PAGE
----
In a recent Phase III placebo-controlled trial at the Geisinger Clinical Oncology Program in Danville, Pa., many patients experienced discomfort with a topical capsaicin ointment. And while patients in the trial preferred the capsaicin to the placebo as a pain-reliever, the extreme heat of most pepper varieties may prove too hot to handle – for now, at least.
Read the full article from the MD Anderson Cancer Center here.
on Feb 26, 2011
Above is the press release about our ongoing attempt at the Guinness World Record for what they call "Hottest Chili." We missed it by that much, but never fear, we'll be back! Read the entire story here.
Posted by: Kelli Bergthold
on Jan 31, 2011
Last week, a judge at the Fiery Foods Challenge, a spicy food contest held in conjunction with Texas-based festival, ZestFest 2011, was hospitalized after sampling an entry. The blind entry in the hot sauce category was described as a “nightmare in a bottle” by another of the contest judges. Speculators have suggested the sauce may have contained the extract capsaicin, the chemical that gives chile peppers their heat.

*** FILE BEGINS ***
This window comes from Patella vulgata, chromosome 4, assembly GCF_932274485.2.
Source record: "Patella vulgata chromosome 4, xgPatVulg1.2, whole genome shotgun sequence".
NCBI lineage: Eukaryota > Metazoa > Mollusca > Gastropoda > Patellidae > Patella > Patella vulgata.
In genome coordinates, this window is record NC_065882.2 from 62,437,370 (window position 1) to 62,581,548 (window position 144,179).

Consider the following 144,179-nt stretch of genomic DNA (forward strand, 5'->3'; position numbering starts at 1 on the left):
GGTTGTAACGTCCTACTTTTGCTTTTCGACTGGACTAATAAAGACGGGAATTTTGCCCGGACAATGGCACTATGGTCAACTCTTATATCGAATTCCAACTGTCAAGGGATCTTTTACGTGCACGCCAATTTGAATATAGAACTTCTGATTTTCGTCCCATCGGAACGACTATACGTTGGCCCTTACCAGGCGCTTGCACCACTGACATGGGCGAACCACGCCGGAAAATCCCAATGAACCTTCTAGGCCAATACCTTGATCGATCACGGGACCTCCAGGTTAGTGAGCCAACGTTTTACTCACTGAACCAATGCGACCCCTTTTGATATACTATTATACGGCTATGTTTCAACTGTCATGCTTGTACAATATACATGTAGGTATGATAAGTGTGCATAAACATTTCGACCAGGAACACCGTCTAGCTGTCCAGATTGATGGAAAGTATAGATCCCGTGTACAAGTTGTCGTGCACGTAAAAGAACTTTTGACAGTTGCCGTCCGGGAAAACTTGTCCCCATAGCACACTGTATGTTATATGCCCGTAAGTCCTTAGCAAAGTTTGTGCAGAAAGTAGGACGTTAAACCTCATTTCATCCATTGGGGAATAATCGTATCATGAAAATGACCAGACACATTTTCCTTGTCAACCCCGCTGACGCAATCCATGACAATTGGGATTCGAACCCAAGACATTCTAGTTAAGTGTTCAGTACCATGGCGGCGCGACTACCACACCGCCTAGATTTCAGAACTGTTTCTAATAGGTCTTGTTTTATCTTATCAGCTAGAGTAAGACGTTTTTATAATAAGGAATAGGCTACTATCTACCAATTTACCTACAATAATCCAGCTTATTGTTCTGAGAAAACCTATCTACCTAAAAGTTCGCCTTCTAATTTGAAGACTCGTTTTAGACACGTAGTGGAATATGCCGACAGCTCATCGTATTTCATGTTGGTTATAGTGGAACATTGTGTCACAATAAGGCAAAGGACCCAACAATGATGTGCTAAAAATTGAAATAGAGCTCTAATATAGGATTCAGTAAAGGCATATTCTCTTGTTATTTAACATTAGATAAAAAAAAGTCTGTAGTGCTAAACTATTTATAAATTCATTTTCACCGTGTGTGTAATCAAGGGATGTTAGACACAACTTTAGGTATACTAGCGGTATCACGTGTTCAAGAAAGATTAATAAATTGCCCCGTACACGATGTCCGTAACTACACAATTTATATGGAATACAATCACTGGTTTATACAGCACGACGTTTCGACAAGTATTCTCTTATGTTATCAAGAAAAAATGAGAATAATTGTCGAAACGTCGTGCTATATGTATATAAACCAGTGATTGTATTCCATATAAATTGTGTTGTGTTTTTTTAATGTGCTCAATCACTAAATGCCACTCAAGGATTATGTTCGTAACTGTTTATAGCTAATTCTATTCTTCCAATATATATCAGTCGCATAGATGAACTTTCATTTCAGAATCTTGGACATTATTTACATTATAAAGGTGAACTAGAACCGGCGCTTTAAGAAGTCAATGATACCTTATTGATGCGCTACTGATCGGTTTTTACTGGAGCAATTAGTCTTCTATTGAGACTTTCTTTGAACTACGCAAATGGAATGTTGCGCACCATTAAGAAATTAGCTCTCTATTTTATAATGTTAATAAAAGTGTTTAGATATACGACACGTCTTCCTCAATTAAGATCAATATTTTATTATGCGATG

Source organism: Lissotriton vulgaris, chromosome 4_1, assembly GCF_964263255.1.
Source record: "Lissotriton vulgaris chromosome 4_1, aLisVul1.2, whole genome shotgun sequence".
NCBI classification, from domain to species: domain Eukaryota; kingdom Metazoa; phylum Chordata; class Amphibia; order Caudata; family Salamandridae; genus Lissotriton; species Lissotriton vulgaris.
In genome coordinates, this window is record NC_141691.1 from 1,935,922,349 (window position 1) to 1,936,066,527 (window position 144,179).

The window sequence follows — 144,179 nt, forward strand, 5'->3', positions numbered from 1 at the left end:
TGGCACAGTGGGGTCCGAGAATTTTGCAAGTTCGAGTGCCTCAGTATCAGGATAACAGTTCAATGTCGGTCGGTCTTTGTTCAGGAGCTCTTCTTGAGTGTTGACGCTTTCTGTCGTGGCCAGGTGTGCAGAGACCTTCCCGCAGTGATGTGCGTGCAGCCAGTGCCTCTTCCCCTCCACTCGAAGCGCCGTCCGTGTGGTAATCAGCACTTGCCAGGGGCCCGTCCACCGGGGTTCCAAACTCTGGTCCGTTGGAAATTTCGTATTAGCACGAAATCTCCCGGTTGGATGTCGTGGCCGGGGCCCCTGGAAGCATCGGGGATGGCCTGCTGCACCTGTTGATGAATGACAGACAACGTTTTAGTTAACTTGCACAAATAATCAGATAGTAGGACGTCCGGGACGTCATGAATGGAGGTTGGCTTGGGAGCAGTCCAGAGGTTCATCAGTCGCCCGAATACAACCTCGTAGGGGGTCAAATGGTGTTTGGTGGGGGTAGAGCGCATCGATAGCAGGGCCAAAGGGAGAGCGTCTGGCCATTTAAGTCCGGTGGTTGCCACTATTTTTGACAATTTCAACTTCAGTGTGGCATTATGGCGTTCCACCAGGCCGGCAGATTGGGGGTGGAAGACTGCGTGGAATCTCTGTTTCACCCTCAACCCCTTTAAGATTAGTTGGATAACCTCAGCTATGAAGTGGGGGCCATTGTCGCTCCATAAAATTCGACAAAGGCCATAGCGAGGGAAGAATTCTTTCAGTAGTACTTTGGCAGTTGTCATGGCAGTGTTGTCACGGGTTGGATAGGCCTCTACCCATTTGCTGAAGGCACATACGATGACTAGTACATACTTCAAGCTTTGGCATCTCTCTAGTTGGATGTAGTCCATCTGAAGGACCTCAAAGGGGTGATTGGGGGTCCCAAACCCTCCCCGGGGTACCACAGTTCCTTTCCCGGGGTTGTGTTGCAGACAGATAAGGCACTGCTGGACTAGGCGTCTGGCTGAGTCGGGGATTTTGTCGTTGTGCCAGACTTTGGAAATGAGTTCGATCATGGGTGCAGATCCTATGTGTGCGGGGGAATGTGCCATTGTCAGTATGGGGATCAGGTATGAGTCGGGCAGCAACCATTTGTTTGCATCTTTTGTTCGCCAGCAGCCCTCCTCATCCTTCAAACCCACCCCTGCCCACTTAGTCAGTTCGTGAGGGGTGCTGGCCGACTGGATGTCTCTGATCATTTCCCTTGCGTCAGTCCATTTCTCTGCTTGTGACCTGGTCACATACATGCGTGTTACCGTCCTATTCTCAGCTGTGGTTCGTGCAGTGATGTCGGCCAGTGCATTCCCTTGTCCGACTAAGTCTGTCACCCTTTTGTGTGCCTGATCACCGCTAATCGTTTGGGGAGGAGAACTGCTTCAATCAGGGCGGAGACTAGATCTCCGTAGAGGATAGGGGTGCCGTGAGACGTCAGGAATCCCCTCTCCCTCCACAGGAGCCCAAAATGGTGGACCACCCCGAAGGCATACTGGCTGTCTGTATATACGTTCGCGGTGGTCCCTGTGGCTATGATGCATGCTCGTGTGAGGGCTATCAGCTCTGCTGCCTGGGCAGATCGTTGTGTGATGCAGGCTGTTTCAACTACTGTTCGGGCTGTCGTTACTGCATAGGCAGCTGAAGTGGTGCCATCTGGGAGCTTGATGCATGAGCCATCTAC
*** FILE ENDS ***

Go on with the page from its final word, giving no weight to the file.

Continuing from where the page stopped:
“Our best wishes for a swift recovery go out to the judge injured in the Fiery Foods Challenge this week,” said Dave DeWitt, owner and producer of the Fiery Foods and Barbecue Show in Albuquerque, New Mexico. “Safety is the most important thing when testing fiery foods. Chemical additives such as capsaicin only increase the necessity for proper precautions.”
“At the Fiery Foods Show, exhibitors are required to have warning signage at their booths and to taste only on the end of toothpicks,” said DeWitt.
In addition to producing the Fiery Foods Show—the largest hot foods trade show in the country, DeWitt also hosts the annual Scovie Awards, a contest that judges the best food products in the hot foods industry. Judges who participate in the superhot category of the Scovies (including products containing the capsaicin extract) are required to sign a waiver before the contest and to test products separately, overseen at all times by a designated monitor.